At the End of the Day – A Poem by Kerry Darbishire

At the End of the Day

The smell of vanilla and honey now gone,
her hands, her skin worn to thinnest cloth
embroidered blue, the one she threw

like a fluttering sky across the evening table,
laughing clear as a vim-scrubbed sink
telling us about her day:

the delivery of pineapple ice-cream, cones
and wafers, sweets for the shop counter
we were allowed to stack, her batch of scones

and cakes all sold to passers-by. And late
after the last walkers had drained their cups
and left her garden of birdsong and river turning gold,

we had her back, back to ourselves.
I was eleven, my brother growing stupid
for girls, my sister already engaged –

those warm evenings before we were swept away
my mother breathing the sweet scent
of stories and rhymes

to carry me to the stars line by line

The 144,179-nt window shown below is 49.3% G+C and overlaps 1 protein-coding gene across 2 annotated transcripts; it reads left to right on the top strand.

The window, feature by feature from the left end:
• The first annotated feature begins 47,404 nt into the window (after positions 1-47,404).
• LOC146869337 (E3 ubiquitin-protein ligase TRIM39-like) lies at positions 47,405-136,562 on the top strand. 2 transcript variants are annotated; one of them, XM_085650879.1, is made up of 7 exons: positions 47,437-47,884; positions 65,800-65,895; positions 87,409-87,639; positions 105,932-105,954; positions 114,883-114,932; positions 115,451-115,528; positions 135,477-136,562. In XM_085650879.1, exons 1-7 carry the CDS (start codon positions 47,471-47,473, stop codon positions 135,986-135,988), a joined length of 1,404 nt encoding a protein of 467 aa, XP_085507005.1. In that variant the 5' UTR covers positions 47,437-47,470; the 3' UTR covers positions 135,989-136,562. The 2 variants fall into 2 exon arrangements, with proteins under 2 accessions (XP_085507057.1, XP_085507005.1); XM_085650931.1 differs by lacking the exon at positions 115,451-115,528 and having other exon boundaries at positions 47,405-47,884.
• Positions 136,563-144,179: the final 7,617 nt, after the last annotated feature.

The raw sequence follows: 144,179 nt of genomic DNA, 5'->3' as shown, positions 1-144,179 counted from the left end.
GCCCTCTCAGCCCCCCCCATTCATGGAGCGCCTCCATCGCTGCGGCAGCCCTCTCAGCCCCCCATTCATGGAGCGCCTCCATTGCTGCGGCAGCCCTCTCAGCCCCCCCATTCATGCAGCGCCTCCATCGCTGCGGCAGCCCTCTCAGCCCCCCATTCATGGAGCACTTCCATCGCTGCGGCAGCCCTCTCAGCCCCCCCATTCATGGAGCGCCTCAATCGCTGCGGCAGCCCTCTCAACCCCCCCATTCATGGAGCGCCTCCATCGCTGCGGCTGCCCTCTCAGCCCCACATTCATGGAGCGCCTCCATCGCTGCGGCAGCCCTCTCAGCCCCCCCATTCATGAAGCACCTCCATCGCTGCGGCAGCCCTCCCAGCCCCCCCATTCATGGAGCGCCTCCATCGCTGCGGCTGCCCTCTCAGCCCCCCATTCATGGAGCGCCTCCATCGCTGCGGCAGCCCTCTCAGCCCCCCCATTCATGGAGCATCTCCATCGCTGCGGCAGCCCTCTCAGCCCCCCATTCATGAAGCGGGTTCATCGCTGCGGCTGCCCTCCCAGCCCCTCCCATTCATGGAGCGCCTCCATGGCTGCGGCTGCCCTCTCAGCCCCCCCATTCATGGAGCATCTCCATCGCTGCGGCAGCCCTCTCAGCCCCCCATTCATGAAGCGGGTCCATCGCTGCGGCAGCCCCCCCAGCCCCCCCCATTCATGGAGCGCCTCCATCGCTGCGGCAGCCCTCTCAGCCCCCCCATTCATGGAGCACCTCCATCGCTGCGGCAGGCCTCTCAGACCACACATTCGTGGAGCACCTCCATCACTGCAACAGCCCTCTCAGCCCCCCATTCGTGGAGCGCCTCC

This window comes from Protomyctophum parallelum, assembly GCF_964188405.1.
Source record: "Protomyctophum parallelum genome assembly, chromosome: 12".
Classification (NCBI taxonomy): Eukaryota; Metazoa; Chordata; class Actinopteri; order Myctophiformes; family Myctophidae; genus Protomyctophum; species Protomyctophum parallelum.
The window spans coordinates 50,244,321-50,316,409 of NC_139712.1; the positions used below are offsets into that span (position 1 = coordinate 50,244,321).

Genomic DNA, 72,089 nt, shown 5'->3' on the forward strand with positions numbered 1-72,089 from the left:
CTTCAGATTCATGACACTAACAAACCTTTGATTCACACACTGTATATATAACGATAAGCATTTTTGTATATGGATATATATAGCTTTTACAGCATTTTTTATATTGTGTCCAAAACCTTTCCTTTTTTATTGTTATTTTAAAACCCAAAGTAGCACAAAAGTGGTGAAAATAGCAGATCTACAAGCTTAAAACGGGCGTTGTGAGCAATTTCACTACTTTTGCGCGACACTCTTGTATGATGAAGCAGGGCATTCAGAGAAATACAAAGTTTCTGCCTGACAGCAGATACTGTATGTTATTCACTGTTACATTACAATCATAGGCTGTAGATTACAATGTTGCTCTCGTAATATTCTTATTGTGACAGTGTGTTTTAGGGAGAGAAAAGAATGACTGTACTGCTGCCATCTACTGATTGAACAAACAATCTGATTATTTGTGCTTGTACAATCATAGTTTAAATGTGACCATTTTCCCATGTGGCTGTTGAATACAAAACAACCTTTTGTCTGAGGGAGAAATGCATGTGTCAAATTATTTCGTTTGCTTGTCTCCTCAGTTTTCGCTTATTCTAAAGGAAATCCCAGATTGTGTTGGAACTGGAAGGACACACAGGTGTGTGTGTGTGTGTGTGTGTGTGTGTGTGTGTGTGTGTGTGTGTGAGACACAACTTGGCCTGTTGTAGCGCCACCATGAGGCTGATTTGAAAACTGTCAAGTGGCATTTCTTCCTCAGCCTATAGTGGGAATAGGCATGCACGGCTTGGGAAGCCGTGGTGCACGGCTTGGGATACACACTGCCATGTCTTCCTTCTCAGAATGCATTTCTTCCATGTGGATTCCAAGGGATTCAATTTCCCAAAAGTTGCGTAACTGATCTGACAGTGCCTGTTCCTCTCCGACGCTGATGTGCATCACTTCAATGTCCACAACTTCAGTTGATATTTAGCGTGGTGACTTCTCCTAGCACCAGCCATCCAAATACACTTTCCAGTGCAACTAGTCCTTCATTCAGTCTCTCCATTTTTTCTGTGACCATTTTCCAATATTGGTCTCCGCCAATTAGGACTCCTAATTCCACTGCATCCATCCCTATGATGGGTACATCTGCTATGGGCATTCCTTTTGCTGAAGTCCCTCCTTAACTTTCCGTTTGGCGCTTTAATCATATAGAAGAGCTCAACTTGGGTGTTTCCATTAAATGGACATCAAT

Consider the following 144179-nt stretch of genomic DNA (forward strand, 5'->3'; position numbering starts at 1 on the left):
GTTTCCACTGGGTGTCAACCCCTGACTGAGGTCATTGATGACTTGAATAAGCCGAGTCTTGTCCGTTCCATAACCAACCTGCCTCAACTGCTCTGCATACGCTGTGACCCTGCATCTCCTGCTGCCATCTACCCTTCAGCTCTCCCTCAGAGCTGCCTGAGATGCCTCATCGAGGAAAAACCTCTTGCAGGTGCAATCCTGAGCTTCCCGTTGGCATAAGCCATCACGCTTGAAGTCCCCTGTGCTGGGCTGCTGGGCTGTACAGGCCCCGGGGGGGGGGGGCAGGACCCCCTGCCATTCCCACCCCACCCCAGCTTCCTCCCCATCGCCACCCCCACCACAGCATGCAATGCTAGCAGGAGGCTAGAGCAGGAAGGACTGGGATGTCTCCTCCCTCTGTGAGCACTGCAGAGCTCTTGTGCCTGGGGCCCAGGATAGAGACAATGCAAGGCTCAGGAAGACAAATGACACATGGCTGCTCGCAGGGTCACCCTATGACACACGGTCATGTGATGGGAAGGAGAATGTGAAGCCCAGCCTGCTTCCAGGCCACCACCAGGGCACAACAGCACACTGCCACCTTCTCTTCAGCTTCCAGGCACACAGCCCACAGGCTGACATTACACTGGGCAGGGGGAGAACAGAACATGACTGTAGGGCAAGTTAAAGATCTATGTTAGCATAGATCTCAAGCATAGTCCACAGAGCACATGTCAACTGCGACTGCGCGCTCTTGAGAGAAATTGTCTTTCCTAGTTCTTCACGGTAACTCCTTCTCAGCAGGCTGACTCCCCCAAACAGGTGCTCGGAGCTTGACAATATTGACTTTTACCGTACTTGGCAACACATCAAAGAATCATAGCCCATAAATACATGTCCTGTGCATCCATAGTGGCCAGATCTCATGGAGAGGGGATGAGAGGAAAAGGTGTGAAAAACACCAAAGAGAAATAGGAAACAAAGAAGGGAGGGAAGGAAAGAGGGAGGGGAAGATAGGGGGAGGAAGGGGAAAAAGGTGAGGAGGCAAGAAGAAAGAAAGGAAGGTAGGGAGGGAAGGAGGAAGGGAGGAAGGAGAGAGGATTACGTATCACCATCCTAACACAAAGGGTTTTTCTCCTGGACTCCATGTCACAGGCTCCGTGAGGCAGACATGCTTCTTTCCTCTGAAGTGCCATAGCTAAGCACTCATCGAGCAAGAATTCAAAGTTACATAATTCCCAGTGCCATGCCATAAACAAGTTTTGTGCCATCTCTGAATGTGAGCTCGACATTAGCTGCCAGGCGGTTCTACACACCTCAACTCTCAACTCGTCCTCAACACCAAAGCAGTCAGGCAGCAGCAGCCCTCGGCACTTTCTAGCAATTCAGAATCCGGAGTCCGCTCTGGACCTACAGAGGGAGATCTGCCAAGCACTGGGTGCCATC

only to wake to afternoons turning pages
in the stillness of her room.

Kerry Darbishire lives in Cumbria, England where most of her poetry is rooted. She has two poetry collections: A Lift of Wings and Distance Sweet on my Tongue with Indigo Dreams Publishing and a biography, Kay’s Ark with Handstand Press. Her poems appear widely in magazines and anthologies. She has won and been shortlisted in several prizes including Bridport 2017. Kerry is currently working on pamphlets and a third collection. Tweets: Kerry Darbishire (@KerryDarbishire) / Twitter

Banner: Shop on a High Street, U.K. a digital image by Robert Frede Kenter RobertFredeKenter (@frede_kenter) / Twitter

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